A step-by-step guide to Boxing a Bicycle for shipping or travel

What is the best way to box a bicycle?

When you are ready to send your bicycle, make sure it is properly packed. The easiest way is to drop off your bicycle at a local bike shop so they can do it. But if you want to DIY, consider the following.

Boxing your bike:

  1. Remove any loose items: Take off any accessories such as water bottles, lights, pumps, etc. This prevents items rattling or bouncing around during transit.
  2. Deflate the tires: This will help prevent the tires from being damaged during transit. It doesn’t have to be completely flat — ensure you leave enough air to keep the sealant inside.
  3. Remove the front wheel: This will make the bicycle easier to pack and will also reduce its size. And we all know that volumetric weight (L*B*H) plays a large part in the cost of bike travel. Less, is less.
  4. Secure the handlebars: Turn the handlebars to one side and secure them in place using a piece of tape or strap to prevent them from moving during transit. If needed, loosen at the headset and slide in the handlebars next to the fork.
  5. Protect the frame: Wrap the frame and other parts of the bike with bubble wrap or a protective blanket to prevent scratches and other damages during transit. You don’t have to do it everywhere; just where the contact points are.
  6. Pack the wheel: Place the wheel in the box and surround it with additional padding to prevent it from being damaged. Bubble wrap around the skewer and disc brakes will do the trick.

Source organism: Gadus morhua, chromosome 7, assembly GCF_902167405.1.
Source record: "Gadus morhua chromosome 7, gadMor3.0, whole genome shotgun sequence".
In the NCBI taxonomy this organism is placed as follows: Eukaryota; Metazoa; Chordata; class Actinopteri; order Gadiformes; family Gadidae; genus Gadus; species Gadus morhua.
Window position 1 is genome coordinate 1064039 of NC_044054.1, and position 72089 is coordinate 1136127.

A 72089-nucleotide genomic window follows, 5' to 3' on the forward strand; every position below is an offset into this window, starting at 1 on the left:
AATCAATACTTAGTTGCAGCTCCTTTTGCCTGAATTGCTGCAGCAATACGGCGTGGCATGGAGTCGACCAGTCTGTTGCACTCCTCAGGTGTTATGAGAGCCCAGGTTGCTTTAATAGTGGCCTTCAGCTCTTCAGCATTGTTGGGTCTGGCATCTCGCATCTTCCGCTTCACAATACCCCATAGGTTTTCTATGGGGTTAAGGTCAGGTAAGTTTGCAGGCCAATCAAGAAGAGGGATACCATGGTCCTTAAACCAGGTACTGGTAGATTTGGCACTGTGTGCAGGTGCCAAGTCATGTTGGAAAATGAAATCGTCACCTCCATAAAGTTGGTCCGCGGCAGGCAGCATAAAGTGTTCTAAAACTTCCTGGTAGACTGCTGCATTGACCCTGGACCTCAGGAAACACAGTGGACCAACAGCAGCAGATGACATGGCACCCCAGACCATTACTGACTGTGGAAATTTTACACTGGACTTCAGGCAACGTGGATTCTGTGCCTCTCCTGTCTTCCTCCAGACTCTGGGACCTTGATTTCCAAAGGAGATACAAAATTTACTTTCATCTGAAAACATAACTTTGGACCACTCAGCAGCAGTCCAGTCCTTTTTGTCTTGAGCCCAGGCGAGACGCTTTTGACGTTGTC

7. Insert the frame: Slide the frame into the box and make sure that it’s securely in place and surrounded by enough padding to prevent movement during transit.
  8. Close the box: Seal the box with shipping tape and label it with the proper shipping information. Continue to add as many “Fragile” and “This Side Up” as you want. This should theoretically ensure that it is handled with care during transit. Go ACSA…


It’s important to use a sturdy box that is the correct size for the bicycle, and to add enough padding to prevent it from being damaged during transit. A well-packed bicycle should not have any movement inside the box, and all parts should be protected.

*TIP: save yourself some setup time on the other end and mark you handlebar position and saddle height with electrical tape. This is very handy of you don’t do this often.

There you have it, now your bicycle is ready for travel.

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